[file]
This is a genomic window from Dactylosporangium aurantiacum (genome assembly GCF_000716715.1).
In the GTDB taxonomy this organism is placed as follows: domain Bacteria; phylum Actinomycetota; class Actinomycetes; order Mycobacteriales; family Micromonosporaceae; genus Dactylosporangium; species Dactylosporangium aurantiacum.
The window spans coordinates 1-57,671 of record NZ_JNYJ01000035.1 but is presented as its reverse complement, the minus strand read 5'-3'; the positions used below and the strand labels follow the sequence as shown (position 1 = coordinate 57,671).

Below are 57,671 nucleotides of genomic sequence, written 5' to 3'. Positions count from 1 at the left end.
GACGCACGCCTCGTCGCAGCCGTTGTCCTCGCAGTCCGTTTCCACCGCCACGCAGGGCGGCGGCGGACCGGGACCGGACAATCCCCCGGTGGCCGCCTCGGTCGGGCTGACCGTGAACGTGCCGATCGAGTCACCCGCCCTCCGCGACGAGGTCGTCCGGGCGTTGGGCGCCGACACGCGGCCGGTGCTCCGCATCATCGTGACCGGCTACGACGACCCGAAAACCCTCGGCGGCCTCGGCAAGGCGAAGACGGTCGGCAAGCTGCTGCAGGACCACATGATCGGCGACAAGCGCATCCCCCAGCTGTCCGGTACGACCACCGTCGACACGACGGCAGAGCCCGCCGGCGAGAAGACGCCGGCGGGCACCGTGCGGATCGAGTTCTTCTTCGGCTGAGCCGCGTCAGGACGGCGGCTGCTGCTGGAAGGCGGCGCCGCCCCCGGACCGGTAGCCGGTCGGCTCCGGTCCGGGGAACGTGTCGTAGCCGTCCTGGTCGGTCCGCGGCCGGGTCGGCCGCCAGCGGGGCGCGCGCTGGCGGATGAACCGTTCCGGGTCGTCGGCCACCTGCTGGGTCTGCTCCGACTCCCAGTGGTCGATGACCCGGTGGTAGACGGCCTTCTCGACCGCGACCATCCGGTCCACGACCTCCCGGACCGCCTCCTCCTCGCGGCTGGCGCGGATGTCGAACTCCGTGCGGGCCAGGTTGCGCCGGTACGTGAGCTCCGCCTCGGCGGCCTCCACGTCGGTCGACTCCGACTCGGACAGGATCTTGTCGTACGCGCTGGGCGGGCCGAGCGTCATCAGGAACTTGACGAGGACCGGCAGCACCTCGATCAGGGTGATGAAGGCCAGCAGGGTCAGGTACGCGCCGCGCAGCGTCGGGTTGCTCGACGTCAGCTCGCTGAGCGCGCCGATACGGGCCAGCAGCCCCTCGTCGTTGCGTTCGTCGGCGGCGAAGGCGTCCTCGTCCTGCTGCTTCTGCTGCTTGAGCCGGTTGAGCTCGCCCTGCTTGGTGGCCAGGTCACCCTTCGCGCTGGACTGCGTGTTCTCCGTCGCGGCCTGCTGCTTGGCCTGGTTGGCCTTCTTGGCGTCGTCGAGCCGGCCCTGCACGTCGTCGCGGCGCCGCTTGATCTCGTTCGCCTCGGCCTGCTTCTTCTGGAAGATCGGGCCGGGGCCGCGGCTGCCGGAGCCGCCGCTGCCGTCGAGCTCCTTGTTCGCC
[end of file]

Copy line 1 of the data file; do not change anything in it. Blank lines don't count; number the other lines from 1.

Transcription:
This is a genomic window from Dactylosporangium aurantiacum (genome assembly GCF_000716715.1).